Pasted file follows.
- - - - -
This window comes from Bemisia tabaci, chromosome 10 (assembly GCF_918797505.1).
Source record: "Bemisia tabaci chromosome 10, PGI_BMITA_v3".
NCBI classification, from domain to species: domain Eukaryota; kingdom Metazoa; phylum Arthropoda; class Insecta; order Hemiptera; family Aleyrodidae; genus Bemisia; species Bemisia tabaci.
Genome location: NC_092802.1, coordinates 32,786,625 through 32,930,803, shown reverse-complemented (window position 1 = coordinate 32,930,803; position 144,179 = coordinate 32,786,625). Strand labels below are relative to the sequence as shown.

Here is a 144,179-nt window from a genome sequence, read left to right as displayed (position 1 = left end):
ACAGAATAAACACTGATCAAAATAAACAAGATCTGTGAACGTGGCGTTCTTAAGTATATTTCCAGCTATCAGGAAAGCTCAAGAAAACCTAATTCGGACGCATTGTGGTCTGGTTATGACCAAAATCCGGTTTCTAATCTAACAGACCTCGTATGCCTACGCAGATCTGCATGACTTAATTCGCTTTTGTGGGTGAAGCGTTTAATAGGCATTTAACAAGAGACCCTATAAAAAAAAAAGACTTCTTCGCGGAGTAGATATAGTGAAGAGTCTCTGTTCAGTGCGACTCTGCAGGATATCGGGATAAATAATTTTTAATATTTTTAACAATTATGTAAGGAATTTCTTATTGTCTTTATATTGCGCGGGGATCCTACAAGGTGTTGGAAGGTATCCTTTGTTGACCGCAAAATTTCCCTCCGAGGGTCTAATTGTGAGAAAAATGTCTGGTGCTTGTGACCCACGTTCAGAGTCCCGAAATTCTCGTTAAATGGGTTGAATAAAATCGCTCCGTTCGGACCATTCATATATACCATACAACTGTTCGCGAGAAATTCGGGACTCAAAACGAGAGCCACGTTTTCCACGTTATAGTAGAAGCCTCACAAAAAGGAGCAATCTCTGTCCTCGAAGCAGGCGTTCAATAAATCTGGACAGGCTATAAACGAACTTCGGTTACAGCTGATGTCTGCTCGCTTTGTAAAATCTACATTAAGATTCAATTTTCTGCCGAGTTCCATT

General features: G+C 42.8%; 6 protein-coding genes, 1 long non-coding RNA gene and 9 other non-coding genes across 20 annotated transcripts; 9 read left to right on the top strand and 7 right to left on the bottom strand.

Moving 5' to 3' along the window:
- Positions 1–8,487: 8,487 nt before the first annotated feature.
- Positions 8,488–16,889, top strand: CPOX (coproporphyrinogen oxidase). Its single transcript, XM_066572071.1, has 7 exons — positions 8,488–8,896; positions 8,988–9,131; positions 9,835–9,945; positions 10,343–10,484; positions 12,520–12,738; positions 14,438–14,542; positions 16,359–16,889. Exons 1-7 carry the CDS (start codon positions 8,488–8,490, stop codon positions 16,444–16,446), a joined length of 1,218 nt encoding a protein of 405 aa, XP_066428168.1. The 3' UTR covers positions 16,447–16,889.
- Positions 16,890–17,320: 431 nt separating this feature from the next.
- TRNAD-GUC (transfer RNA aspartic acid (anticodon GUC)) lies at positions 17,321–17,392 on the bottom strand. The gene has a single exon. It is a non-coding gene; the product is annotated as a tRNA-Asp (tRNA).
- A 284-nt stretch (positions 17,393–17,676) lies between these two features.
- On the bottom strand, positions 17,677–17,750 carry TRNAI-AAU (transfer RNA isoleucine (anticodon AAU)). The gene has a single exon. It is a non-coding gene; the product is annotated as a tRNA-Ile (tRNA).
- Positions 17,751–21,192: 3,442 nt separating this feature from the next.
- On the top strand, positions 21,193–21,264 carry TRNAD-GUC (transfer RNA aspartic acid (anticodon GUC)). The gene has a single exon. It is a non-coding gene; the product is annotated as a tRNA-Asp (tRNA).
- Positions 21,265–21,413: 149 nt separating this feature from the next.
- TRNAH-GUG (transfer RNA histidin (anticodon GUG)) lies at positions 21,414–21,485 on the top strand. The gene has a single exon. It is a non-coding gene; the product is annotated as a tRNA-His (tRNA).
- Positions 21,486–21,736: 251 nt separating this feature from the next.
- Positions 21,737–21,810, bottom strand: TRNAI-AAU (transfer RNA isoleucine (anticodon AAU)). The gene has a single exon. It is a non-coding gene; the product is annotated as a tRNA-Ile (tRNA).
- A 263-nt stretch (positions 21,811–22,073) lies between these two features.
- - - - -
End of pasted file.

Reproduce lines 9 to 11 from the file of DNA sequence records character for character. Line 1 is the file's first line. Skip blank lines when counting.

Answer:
- Positions 1–8,487: 8,487 nt before the first annotated feature.
- Positions 8,488–16,889, top strand: CPOX (coproporphyrinogen oxidase). Its single transcript, XM_066572071.1, has 7 exons — positions 8,488–8,896; positions 8,988–9,131; positions 9,835–9,945; positions 10,343–10,484; positions 12,520–12,738; positions 14,438–14,542; positions 16,359–16,889. Exons 1-7 carry the CDS (start codon positions 8,488–8,490, stop codon positions 16,444–16,446), a joined length of 1,218 nt encoding a protein of 405 aa, XP_066428168.1. The 3' UTR covers positions 16,447–16,889.
- Positions 16,890–17,320: 431 nt separating this feature from the next.